The month of Shravan, is the month associated with the legendary churning of the ocean (‘Samudra manthan’). This churning was produced by the conflict between the forces of light and dark, the gods (‘devas’) and demons (‘asuras‘) who were each vying for the amrit, the nectar of life that would emerge from the ocean. During this churning, many gifts emerged from the ocean which Lord Shiva divided between the gods and demons. What also emerged was the poison ‘Halahal’ which could destroy the whole universe. This poison, Shiva held in his throat (which turned his throat blue – giving him the name “Neelkanth” or the blue-throated one).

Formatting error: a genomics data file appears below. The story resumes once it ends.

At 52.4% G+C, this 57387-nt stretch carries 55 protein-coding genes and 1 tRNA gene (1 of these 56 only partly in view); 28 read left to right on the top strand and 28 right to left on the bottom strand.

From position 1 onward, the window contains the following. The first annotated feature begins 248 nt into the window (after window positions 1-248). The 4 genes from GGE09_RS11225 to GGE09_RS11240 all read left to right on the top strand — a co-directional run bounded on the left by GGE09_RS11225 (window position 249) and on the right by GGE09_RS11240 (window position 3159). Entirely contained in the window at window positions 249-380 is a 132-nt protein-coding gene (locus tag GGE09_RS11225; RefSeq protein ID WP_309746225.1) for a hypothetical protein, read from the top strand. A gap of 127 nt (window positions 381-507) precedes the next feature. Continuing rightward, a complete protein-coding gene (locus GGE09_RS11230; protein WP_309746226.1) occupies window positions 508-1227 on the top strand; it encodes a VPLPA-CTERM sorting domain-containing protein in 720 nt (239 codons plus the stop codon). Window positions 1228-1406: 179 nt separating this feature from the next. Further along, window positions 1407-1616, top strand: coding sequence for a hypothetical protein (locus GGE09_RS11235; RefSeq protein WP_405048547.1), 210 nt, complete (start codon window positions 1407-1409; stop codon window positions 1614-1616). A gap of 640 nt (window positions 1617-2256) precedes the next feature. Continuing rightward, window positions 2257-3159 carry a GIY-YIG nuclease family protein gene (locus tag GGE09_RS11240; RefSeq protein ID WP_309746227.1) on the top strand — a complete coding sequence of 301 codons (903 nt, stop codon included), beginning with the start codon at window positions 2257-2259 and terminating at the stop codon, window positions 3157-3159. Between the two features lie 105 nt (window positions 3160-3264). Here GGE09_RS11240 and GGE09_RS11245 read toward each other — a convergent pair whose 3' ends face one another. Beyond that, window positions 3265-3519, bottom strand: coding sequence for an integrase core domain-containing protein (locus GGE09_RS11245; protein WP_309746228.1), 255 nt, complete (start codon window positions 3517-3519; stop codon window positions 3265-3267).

Shiva holding the poison that destroys the universe in his throat symbolises that he transcends the universe, the play of light and dark, of gods and demons. This transcendental aspect of Shiva is what is aspired to in this auspicious month of Shravan.
On the 5th day of the bright phase of this month, Nag Panchami is celebrated which is dedicated to the reverence of the snake. The snake, specifically the cobra, is associated with Lord Shiva because of its highly sensitive perception which symbolises ‘Awareness’.
Some quick facts about Shravan (or ‘Saavan’) – a very auspicious month falling in the monsoon season in India: